GST: Post-supply discounts or distress?
Considering the fact that the full amount of GST as applicable on the original transaction value remains paid to the government, there is no revenue loss to the exchequer.
With the advent of the GST regime in India in 2017, indirect taxes have become a part of all critical discussions in board rooms for India Inc. Since then, frequent amendments in the GST law and upgrades in IT infrastructure have been two constant features of the new regime. Nonetheless, various facets of the GST law still require clarity for enabling the ease of doing business. One such aspect which has been a constant topic of discussion, is the tax treatment of post-supply discounts offered by suppliers and eligibility to claim input tax credit (ITC) thereof.
In many instances, seller may agree to offer a price reduction in respect of its supplies made in the past owing to commercial reasons. These discounts are often used as year-end/ target-based incentives, promotion schemes for incentivising stakeholders in the supply chain. Offering such post-supply discounts as an adjustment to the original transaction value has been an established business practice which was also well recognised by the tax laws as interpreted by the Courts. Characterisation of post-supply discounts was never a point of debate under the erstwhile laws.
A recent view of the GST authorities is that post supply discounts are in the nature of price for services rendered by distributors/ retailers. However, post supply discounts have always been understood to be in the nature of 'price reduction' by the original supplier to the distributors/ retailers. However, the view being taken by the GST authorities seems out of place. In certain cases where the original supply is exempt from the levy of GST (for instance, milk, fresh food, sanitary napkins), viewing post-supply discounts as an independent taxable supply by the wholesaler/ retailer would swell the GST cost in the supply chain. Hence, this view does not seem to be in conformity with the lawmaker's intent.
Furthermore, the credit in respect of post-supply discounts is also in jeopardy. GST laws provide that GST is not required to be paid on any discounts including post supply discounts by way of GST credit notes. Additionally, through a recent GST circular, it has been clarified that a supplier has an option to issue commercial credit notes for offering post-supply discounts without altering the tax liability. As a result, while the tax liability remains as is, the value of supply would stand reduced.
However, the circular does not clarify the eligibility of the buyer to claim credit of the GST incurred on the value of post-supply discount. It is noteworthy that the GST laws provide that a recipient would be required to reverse the input credit claimed if there is failure on account of non-payment of value of supply and tax within a stipulated period. Accordingly, it may be possible that the authorities view issuance of commercial credit note and adjustment of value as a failure to discharge full payment in respect of the GST invoice leading to ineligibility to claim credit on this account.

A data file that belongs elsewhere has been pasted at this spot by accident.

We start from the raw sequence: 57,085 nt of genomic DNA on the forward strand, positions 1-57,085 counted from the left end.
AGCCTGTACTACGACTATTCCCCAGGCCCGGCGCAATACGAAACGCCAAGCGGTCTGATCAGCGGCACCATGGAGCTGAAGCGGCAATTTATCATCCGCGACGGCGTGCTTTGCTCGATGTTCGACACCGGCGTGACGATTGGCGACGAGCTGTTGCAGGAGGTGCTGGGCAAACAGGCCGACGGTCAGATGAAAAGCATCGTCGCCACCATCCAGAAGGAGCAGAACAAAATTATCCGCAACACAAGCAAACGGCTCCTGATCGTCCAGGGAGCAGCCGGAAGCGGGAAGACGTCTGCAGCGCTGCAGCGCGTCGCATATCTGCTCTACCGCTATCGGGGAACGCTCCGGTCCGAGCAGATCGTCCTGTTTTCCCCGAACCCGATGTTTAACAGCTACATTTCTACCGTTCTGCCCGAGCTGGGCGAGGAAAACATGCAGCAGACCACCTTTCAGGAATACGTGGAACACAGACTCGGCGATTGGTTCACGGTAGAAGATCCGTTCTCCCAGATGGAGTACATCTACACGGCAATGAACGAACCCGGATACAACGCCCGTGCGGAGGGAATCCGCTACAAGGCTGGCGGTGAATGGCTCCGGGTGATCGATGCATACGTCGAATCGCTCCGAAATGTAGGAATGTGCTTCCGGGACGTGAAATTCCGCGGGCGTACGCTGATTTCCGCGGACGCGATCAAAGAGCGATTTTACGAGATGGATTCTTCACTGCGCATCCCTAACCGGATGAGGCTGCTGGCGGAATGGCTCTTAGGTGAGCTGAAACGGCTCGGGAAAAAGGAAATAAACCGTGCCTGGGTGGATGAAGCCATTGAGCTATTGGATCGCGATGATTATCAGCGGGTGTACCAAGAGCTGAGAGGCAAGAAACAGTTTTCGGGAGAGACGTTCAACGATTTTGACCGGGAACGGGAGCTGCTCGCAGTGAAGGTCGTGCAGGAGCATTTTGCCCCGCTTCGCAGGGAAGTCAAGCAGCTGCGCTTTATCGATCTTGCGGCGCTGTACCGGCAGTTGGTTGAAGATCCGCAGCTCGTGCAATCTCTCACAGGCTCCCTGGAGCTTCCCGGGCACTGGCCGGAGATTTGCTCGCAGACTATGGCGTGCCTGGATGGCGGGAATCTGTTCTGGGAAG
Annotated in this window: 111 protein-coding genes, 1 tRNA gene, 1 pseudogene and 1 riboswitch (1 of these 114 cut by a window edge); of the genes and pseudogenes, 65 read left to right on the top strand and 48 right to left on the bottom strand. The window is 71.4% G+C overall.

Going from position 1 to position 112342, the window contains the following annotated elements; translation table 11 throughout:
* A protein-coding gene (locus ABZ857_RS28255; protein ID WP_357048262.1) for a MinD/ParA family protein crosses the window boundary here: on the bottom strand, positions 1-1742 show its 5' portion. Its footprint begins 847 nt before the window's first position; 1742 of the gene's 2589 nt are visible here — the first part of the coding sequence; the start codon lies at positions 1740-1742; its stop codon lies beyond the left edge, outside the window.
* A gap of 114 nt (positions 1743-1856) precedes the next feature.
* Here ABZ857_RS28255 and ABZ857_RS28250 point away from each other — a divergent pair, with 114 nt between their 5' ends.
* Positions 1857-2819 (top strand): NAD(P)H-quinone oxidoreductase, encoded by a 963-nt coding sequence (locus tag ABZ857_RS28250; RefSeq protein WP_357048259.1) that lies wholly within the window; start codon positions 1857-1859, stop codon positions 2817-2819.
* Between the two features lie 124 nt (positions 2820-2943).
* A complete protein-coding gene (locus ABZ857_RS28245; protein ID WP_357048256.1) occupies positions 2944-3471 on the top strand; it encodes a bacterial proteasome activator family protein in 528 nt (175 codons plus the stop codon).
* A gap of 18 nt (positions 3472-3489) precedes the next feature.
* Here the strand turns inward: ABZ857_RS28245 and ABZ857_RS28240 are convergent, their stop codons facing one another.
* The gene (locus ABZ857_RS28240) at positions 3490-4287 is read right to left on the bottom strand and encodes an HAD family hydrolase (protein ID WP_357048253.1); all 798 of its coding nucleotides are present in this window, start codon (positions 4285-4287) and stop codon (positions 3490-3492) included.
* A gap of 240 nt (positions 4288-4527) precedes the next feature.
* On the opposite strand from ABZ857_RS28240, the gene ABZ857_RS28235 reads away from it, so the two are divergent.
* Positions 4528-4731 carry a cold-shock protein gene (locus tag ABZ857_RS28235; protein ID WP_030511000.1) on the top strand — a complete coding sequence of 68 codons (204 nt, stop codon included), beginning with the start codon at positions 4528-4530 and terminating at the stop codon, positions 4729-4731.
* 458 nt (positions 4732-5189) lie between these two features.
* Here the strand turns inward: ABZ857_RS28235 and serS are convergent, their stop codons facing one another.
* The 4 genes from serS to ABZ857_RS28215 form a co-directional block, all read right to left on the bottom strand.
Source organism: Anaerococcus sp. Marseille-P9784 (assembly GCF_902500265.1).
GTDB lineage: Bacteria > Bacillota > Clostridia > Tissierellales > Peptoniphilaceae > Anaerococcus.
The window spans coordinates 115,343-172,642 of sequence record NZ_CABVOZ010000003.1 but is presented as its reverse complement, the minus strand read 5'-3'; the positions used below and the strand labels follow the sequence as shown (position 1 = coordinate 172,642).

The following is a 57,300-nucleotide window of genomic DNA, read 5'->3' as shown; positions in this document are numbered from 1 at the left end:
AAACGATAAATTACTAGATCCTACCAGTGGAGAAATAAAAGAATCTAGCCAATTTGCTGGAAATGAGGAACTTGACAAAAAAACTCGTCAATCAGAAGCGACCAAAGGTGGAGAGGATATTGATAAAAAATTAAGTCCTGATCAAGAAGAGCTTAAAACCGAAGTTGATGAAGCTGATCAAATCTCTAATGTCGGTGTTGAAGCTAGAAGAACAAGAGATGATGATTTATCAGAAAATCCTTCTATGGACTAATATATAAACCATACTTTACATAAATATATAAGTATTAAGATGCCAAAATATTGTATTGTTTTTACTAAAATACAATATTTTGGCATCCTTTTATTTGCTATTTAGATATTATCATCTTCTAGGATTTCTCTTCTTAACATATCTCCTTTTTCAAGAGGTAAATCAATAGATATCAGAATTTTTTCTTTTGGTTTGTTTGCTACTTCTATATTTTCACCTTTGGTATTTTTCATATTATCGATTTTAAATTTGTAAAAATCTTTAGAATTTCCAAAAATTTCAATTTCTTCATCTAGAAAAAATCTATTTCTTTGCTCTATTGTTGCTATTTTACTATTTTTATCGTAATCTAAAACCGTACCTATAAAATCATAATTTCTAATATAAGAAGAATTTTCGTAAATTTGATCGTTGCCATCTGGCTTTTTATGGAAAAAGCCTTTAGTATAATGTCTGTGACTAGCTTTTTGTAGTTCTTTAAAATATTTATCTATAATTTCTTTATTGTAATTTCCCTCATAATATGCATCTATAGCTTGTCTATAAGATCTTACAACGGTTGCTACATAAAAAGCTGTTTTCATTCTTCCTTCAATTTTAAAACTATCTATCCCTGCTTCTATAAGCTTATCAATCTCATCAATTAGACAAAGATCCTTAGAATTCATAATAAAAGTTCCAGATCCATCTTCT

The above view has also been upheld by the Advance Ruling Authority in the case of M/s MRF Limited [2019 (3) TMI 928]. In the said case, the applicant sought clarity on eligibility to claim credit pertaining to post- supply discount offered by the supplier. The Authority was of the view that the value of supply shall be the value indicated on the original GST invoice whereas the recipient has only made payment of the discounted value. Therefore, it was held that the applicant was not eligible to claim credit of GST pertaining to the discount value.
It may be useful to recollect from the past wherein specific clarifications and rulings under the service tax, excise and certain state VAT laws (for instance, Delhi, Andhra Pradesh) were provided in respect of post-supply discounts. In such cases, discounted payments were deemed as final payments and hence, no credit reversals were triggered.
However, a better view in this regard could be that post-supply discount should not be viewed as a failure on the part of the recipient to make full payment towards value of supply. Instead the discounted payment should be deemed as full payment between the parties and credit to the extent of tax actually paid by the recipient, should be available.
Considering the fact that the full amount of GST as applicable on the original transaction value remains paid to the government, there is no revenue loss to the exchequer. Accordingly, availability of input tax credit in the hands of the recipient should not get vitiated due to commercial post-supply discounts. This view is also in line with the treatment prescribed under the pre-GST regime. The situation re-emphasises the need for cognizance of settled tax positions under the erstwhile regime in respect of established business practices. Therefore, one does expect the government to issue suitable clarifications and provide relief on this aspect.
(Rajeev Dimri is Partner, Deloitte India and Siddharth Tandon is Director, Deloitte India.)